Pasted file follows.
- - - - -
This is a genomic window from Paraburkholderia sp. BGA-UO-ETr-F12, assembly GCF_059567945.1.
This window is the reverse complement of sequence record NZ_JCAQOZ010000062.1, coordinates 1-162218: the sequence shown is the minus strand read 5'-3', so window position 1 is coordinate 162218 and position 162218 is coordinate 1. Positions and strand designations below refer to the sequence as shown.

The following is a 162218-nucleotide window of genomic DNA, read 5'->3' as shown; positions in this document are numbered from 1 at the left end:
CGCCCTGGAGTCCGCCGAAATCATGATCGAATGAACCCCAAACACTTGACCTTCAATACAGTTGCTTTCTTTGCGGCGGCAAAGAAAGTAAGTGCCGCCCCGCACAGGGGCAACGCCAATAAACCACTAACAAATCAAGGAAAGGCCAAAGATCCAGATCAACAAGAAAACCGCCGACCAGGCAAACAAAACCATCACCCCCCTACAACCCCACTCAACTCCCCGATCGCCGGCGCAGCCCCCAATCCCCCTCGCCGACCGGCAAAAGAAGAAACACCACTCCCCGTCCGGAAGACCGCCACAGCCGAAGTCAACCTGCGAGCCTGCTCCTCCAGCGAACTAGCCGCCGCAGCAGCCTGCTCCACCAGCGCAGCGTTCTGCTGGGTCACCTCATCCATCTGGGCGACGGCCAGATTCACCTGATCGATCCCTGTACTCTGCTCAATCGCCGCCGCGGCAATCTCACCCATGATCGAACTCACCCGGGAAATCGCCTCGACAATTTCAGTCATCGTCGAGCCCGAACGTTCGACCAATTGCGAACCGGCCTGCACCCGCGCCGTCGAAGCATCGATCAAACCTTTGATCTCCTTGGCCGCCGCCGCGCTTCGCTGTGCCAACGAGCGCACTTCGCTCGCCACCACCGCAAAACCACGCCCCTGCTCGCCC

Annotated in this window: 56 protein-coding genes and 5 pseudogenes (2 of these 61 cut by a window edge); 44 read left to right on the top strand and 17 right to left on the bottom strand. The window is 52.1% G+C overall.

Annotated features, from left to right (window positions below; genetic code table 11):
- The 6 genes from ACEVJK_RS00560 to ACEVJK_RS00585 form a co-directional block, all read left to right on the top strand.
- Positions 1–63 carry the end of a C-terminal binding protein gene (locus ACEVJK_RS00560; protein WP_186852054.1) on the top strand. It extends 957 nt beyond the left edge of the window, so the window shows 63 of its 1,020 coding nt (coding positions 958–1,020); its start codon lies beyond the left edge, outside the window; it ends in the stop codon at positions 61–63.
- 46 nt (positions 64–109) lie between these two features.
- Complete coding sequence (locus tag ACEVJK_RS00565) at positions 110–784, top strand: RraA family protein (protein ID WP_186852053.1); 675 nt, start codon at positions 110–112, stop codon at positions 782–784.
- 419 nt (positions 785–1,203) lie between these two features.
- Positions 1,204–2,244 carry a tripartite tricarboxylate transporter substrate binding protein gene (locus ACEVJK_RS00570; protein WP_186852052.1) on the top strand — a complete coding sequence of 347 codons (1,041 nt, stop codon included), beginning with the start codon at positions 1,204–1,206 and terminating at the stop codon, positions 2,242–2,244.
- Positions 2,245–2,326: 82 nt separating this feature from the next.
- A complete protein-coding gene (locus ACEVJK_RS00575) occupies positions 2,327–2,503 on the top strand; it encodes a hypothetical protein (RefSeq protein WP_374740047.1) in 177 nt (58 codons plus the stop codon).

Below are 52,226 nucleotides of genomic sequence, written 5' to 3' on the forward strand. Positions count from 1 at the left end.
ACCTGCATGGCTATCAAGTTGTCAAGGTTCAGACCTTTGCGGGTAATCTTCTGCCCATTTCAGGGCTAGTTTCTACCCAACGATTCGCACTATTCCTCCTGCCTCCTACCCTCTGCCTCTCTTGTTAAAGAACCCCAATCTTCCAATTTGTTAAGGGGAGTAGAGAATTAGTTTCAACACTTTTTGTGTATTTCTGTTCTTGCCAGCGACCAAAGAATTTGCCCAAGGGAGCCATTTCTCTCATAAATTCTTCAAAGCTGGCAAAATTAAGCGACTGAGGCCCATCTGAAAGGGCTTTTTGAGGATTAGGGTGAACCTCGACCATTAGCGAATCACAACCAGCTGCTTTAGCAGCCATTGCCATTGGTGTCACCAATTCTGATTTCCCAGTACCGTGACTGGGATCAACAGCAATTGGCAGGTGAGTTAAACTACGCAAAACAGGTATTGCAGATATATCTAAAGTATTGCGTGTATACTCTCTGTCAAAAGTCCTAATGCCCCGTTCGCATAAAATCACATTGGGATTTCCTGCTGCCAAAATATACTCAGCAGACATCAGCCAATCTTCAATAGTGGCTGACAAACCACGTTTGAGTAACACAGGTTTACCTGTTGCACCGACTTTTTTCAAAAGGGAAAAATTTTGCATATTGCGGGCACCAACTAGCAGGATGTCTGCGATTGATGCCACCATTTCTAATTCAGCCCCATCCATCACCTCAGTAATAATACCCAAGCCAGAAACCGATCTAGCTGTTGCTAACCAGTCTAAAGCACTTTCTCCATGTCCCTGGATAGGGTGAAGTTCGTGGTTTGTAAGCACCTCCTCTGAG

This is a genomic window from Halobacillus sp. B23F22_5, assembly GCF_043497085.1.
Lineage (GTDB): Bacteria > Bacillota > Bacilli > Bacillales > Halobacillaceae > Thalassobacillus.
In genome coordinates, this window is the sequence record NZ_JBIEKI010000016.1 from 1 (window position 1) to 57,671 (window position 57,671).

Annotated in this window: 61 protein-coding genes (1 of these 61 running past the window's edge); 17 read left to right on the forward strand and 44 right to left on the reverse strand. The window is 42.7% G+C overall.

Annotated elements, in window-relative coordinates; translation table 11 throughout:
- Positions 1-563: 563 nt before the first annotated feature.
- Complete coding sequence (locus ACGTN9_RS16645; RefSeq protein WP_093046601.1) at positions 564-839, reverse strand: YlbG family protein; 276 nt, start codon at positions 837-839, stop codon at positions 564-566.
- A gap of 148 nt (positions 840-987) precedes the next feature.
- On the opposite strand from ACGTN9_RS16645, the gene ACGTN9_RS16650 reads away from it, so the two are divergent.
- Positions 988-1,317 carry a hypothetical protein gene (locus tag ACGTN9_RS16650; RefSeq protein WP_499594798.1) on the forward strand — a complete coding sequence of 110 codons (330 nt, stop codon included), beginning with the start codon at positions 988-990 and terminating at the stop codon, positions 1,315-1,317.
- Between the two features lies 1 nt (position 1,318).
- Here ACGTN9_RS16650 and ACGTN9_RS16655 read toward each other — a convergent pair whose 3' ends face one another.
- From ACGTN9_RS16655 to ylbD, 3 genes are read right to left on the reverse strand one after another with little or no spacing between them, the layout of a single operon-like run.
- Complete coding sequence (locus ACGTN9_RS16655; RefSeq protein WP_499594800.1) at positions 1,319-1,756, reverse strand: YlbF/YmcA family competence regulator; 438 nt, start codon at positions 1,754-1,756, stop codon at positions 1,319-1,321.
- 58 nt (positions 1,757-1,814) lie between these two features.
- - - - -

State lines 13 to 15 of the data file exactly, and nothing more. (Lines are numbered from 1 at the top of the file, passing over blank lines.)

- Positions 2,245–2,326: 82 nt separating this feature from the next.
- A complete protein-coding gene (locus ACEVJK_RS00575) occupies positions 2,327–2,503 on the top strand; it encodes a hypothetical protein (RefSeq protein WP_374740047.1) in 177 nt (58 codons plus the stop codon).

Below are 52,226 nucleotides of genomic sequence, written 5' to 3' on the forward strand. Positions count from 1 at the left end.